A wide range of opinions shows that the issue of where they invest their advertising money has now become very important for media decision-makers as well. However, companies sometimes establish extremely different priorities – there are many sides to the concept of “sustainability”, offering a wide range of possible interpretations.
In order to assess the current mood in the population and in the market, we conducted a survey of two thousand German consumers, which produced very clear results. More than half of the respondents think it is good when companies invest their advertising money in media and platforms that make a sustainable contribution to society. Around two thirds are of the opinion that hate speech, racism and sexism justify an advertising boycott of media and platforms. Consumers are thus expressing their clear expectation of companies: invest your advertising money in media and platforms that make a positive contribution to the development of our society.
Conversely, what do the media and marketing decision-makers think about the situation? We surveyed 160 German experts with advertising budgets to invest. The result was very surprising: 88% of the media decision-makers said that sustainability is an important subject within their company, and 82% are convinced that companies can change society over the long term using their advertising budget. For the majority (63%), the sustainability of advertising media plays a decisive role. Among all decision-makers, 84% even want more boycotts of unsustainable media. Both in the survey and in an active discussion with the decision-makers, however, it became clear that only a very few had already engaged in an advertising boycott themselves.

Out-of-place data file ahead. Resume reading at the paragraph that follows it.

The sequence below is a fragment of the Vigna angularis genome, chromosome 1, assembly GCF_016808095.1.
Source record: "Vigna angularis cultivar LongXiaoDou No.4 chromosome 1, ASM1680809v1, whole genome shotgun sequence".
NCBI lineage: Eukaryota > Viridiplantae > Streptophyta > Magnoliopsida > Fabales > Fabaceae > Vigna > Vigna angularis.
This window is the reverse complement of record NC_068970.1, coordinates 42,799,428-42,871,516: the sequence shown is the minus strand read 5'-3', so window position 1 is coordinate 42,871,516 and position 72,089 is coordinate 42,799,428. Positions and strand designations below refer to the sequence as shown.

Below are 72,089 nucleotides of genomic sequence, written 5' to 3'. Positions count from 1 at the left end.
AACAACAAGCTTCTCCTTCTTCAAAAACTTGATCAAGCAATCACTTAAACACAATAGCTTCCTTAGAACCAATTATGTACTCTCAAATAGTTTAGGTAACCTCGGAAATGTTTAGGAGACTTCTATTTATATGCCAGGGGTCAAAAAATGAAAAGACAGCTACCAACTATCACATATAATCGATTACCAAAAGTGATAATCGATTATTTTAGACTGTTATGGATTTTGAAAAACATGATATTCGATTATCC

Why is that? Companies often don’t know exactly where to start. This is also because, when it comes to sustainable media planning, the situation within companies is very mixed. While some companies are already in the middle of the debate, others are still, relatively speaking, at the start. And when it comes to sustainability, companies emphasize different areas. While one company is focusing on ecology, others are discussing sustainable economic activity, diversity or gender equality.
Agencies such as ours can and should advise and provide assistance in sustainable media planning. The aim is to find objective criteria for the different forms of sustainability (ecology, economy, society) by which media and platforms can be assessed. The decision-makers we have spoken to thus far agreed: such a list of guidelines would be a great help and an important step in the right direction. Therefore, our next step will be to meet advertisers in a workshop setting, in order to develop an initial list of criteria together through an in-depth discussion.
In our choice of media, too, we should set an example of socially correct behaviour. The standards that we adhere to should also apply to media companies. We trust that they too feel a sense of social responsibility
Martina Staudinger, Managing Director mediascale